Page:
Owners Hazem and Mona (picture above) are super-nice and always willing to let give you a sample, whether it's taste of their latest gelato infusion (like baked apple pie, mmmm) or a shot of their old-fashioned hot chocolate. In fact, they're so nice that they even let me: a) write my English class watering hole review on them, b) interview and take photos of them, and c) plaster them all over Internet. Really, customer service doesn't get much better than this.

(Hmm...so many flavours, so little time!)

Prices are a little steeper than at your average shopping-mall ice-cream stand, but it's worth it for the extra flavour and love put into the gelato. A one-scoop construction nicknamed "J'aime" ("I love") sells for 4.25$ taxes included, whereas the two-scoop "J'adore" ("I adore") is 6.00$ and the three-scoop "J'en ai de besoin" ("I need it")is 7.74$. A real treat for the tired soul is a mango-truffle-daquiri "J'ai en de besoin" in a waffle bowl drizzled with hot chocolate. Mmmmmm. And since gelato, especially homemade ones like Fusion's, contains skimmed milk and less air than regular ice-cream, it's healthier (not to mention yummier) too! A win-win situation for waistlines AND taste buds everywhere.

Another favorite frozen treat of mine is their absolutely sensational milkshakes. Made with two scoops of gelato and milk, it's yumminess on the go for 6.00$. Pistachio, coffee and neige (white chocolate, coconut and truffle) are all amazing.

In fact, they're so amazing that I'll think I'll go grab one tomorrow, hmm....

In a nutshell:
If you live in or around Montreal, be sure to check out Fusion! Get a scoop of gelato to take outdoors on a hot summer day, or go enjoy their old-fashioned hot chocolate after a turn at the Atrium indoors skating rink. It'll be a ~gelatastic~ experience that you won't regret!

July 3, 2008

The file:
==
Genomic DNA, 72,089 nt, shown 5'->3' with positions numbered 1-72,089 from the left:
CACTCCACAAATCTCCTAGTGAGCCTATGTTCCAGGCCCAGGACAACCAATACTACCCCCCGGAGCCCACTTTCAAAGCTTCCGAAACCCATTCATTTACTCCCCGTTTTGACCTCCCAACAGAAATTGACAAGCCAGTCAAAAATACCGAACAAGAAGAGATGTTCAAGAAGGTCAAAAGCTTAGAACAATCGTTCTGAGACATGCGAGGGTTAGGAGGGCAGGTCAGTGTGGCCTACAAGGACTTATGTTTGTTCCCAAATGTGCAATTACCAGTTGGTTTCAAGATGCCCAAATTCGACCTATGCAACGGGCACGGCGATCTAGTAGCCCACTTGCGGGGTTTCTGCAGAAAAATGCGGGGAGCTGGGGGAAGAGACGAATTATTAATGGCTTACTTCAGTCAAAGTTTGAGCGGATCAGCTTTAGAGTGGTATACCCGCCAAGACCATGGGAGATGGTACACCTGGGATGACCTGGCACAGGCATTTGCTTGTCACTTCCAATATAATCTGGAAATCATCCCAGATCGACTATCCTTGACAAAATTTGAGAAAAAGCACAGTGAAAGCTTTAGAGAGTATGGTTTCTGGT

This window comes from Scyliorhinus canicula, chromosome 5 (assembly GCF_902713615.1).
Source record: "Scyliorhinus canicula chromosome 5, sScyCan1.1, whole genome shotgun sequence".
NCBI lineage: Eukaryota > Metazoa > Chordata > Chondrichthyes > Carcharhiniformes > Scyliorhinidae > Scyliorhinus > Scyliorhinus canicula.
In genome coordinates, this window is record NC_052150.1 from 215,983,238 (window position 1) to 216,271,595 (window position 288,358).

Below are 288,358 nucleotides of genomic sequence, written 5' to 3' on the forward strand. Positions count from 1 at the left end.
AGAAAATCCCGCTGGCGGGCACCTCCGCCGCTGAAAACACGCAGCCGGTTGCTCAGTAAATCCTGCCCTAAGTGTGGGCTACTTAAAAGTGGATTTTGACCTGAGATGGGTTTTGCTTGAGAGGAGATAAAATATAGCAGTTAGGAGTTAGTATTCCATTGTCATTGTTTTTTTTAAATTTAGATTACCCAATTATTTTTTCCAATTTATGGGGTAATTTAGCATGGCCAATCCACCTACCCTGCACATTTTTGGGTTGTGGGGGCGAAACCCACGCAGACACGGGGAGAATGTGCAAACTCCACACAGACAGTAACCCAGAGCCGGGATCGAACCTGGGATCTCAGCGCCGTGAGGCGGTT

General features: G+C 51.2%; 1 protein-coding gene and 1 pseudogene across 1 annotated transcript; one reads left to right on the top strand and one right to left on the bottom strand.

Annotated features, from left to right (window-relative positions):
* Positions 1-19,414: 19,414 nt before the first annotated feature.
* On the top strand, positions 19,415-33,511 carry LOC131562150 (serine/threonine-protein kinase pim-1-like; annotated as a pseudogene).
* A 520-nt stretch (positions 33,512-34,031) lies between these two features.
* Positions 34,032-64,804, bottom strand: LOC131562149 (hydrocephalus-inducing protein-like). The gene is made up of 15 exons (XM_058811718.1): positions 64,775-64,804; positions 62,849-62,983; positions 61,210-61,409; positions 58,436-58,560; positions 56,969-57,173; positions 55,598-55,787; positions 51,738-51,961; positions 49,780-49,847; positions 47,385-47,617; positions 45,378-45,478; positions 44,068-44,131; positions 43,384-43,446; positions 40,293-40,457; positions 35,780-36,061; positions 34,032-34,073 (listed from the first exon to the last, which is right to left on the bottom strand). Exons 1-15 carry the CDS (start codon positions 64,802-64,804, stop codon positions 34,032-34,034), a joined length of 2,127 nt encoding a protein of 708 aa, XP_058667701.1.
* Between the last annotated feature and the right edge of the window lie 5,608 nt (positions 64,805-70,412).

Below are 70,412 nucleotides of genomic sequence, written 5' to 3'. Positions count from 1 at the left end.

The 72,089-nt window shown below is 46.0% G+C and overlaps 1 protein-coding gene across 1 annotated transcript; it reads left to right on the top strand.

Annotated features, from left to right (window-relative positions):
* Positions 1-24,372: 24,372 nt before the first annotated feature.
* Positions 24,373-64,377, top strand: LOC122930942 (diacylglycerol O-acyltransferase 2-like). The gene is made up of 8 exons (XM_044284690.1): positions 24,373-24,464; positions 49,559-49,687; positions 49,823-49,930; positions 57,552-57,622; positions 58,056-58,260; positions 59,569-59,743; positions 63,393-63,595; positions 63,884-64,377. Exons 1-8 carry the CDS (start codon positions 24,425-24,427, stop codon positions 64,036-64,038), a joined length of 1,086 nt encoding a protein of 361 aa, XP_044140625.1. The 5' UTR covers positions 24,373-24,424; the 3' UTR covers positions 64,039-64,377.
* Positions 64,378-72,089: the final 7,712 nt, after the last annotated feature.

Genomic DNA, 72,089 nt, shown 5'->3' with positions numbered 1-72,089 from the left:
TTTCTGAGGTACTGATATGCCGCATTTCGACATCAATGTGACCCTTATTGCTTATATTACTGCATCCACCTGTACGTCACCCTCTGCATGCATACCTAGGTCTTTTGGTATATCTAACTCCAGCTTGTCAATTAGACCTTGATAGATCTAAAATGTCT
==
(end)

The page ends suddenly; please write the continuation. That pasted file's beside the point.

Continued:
Intro post

Name: Betsy
Age: 19
Location: Montreal suburbs, Canada

Why the gluttony?
Because I am unable to resist temptation in the form of food and drinks. I plan my schedule around food-related outings and think of money in terms of how many meals I can have at "X" eatery.

Aficionado, oh really?
I consider myself passionate and semi-knowledgeable. Thankyou, Ms. Musgrave and Chestermann from the Montreal Gazette!

Foodie...or just yuppie?
Foodie-in-training, absolutely. Though the "training" has been limited to working in a French bakery and restaurant-hopping across town.

So can you cook?
Sadly, no. I hang my head in shame here---but I am learning! I can bake decent desserts (from scratch, always) and prepare salads and cook noodles. The proper usages of a stove and pan are sadly still beyond me. FOR NOW.

Ah, okay. So you just like to eat? Do you get very fat?
Not if I eat healthy, varied and well-prepared food that actually contains and tastes like the ingredients. I also like to follow my meals with long walks throughout Montreal. Helps me digest and explore the city!

Last and possibly most important one: Favorite cuisines?
For the time being, it's Italian, Japanese and Chinese. French and Greek are close to giving them a run for their money though.

Hee, I'm a food blogger now!